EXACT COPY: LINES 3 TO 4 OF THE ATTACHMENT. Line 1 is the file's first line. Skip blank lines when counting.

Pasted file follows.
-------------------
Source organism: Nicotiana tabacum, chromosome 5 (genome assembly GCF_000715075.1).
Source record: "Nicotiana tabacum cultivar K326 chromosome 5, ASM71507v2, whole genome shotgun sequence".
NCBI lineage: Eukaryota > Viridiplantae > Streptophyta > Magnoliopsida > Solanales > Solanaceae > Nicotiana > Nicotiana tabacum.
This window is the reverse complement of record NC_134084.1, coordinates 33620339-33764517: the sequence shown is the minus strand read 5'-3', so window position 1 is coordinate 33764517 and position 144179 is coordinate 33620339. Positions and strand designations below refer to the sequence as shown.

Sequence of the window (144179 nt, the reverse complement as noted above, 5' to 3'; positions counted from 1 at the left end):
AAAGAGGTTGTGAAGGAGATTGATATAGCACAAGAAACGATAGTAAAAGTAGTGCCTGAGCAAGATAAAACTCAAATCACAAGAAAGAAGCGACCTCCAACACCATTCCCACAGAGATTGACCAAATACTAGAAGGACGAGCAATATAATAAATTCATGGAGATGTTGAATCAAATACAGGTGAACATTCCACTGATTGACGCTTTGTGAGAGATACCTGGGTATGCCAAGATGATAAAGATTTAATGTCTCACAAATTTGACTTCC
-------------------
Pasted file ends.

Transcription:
NCBI lineage: Eukaryota > Viridiplantae > Streptophyta > Magnoliopsida > Solanales > Solanaceae > Nicotiana > Nicotiana tabacum.
This window is the reverse complement of record NC_134084.1, coordinates 33620339-33764517: the sequence shown is the minus strand read 5'-3', so window position 1 is coordinate 33764517 and position 144179 is coordinate 33620339. Positions and strand designations below refer to the sequence as shown.